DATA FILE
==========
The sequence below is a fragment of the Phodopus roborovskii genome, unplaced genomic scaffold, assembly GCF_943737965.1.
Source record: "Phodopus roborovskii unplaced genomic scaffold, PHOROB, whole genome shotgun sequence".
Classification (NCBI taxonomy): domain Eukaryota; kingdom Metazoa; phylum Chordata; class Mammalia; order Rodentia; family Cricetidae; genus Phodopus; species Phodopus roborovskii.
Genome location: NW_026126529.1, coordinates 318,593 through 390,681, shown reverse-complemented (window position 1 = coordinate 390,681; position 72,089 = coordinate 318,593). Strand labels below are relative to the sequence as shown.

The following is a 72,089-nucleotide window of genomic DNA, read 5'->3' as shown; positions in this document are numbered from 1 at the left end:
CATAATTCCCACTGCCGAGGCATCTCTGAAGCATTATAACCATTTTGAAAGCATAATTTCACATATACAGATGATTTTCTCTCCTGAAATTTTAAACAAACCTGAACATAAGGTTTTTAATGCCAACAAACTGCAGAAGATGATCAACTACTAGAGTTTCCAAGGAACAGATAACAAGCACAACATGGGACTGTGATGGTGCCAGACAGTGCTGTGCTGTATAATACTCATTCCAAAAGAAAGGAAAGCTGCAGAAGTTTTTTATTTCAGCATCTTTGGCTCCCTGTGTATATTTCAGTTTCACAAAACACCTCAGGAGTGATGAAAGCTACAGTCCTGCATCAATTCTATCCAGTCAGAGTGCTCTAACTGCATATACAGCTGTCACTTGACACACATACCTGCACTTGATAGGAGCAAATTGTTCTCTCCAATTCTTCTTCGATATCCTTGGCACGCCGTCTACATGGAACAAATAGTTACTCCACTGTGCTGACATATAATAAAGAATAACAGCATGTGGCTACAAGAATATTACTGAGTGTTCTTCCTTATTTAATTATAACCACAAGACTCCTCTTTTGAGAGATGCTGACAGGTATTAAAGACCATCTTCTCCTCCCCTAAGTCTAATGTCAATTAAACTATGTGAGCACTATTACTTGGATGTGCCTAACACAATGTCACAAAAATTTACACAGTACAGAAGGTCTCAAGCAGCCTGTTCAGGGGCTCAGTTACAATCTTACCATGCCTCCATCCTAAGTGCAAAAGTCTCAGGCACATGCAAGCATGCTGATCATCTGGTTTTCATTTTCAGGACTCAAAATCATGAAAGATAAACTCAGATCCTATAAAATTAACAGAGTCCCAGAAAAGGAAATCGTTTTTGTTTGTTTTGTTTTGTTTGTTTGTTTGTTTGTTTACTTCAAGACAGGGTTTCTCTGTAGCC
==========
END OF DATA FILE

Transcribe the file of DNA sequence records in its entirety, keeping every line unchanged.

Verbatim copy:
The sequence below is a fragment of the Phodopus roborovskii genome, unplaced genomic scaffold, assembly GCF_943737965.1.
Source record: "Phodopus roborovskii unplaced genomic scaffold, PHOROB, whole genome shotgun sequence".
Classification (NCBI taxonomy): domain Eukaryota; kingdom Metazoa; phylum Chordata; class Mammalia; order Rodentia; family Cricetidae; genus Phodopus; species Phodopus roborovskii.
Genome location: NW_026126529.1, coordinates 318,593 through 390,681, shown reverse-complemented (window position 1 = coordinate 390,681; position 72,089 = coordinate 318,593). Strand labels below are relative to the sequence as shown.

The following is a 72,089-nucleotide window of genomic DNA, read 5'->3' as shown; positions in this document are numbered from 1 at the left end:
CATAATTCCCACTGCCGAGGCATCTCTGAAGCATTATAACCATTTTGAAAGCATAATTTCACATATACAGATGATTTTCTCTCCTGAAATTTTAAACAAACCTGAACATAAGGTTTTTAATGCCAACAAACTGCAGAAGATGATCAACTACTAGAGTTTCCAAGGAACAGATAACAAGCACAACATGGGACTGTGATGGTGCCAGACAGTGCTGTGCTGTATAATACTCATTCCAAAAGAAAGGAAAGCTGCAGAAGTTTTTTATTTCAGCATCTTTGGCTCCCTGTGTATATTTCAGTTTCACAAAACACCTCAGGAGTGATGAAAGCTACAGTCCTGCATCAATTCTATCCAGTCAGAGTGCTCTAACTGCATATACAGCTGTCACTTGACACACATACCTGCACTTGATAGGAGCAAATTGTTCTCTCCAATTCTTCTTCGATATCCTTGGCACGCCGTCTACATGGAACAAATAGTTACTCCACTGTGCTGACATATAATAAAGAATAACAGCATGTGGCTACAAGAATATTACTGAGTGTTCTTCCTTATTTAATTATAACCACAAGACTCCTCTTTTGAGAGATGCTGACAGGTATTAAAGACCATCTTCTCCTCCCCTAAGTCTAATGTCAATTAAACTATGTGAGCACTATTACTTGGATGTGCCTAACACAATGTCACAAAAATTTACACAGTACAGAAGGTCTCAAGCAGCCTGTTCAGGGGCTCAGTTACAATCTTACCATGCCTCCATCCTAAGTGCAAAAGTCTCAGGCACATGCAAGCATGCTGATCATCTGGTTTTCATTTTCAGGACTCAAAATCATGAAAGATAAACTCAGATCCTATAAAATTAACAGAGTCCCAGAAAAGGAAATCGTTTTTGTTTGTTTTGTTTTGTTTGTTTGTTTGTTTGTTTACTTCAAGACAGGGTTTCTCTGTAGCC